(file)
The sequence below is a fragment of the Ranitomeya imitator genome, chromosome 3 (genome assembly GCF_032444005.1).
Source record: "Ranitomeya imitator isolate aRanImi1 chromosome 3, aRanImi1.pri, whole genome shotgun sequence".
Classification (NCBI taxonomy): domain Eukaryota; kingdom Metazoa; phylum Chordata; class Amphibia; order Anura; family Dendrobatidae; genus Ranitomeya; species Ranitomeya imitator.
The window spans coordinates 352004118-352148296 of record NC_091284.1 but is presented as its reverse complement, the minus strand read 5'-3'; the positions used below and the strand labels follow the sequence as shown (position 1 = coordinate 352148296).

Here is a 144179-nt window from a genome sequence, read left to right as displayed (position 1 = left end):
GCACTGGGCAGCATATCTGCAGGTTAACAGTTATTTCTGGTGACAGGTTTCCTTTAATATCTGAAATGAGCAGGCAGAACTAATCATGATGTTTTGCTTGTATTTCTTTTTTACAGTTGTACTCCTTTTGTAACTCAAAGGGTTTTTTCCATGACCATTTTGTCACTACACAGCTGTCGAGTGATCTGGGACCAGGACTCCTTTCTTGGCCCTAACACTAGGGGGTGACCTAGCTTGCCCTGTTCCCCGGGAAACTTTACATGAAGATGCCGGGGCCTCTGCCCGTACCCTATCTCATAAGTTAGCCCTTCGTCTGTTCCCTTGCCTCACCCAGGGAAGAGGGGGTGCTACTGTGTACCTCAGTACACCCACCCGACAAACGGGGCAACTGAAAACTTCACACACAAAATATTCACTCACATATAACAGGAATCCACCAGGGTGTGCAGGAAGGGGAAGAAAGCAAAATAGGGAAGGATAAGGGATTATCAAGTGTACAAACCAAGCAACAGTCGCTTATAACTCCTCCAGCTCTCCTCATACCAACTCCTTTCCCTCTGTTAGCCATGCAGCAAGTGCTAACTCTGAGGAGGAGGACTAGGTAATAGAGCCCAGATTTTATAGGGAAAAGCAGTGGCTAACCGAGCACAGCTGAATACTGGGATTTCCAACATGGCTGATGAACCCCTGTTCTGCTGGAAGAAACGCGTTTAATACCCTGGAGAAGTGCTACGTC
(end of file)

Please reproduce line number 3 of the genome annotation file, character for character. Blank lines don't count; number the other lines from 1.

Classification (NCBI taxonomy): domain Eukaryota; kingdom Metazoa; phylum Chordata; class Amphibia; order Anura; family Dendrobatidae; genus Ranitomeya; species Ranitomeya imitator.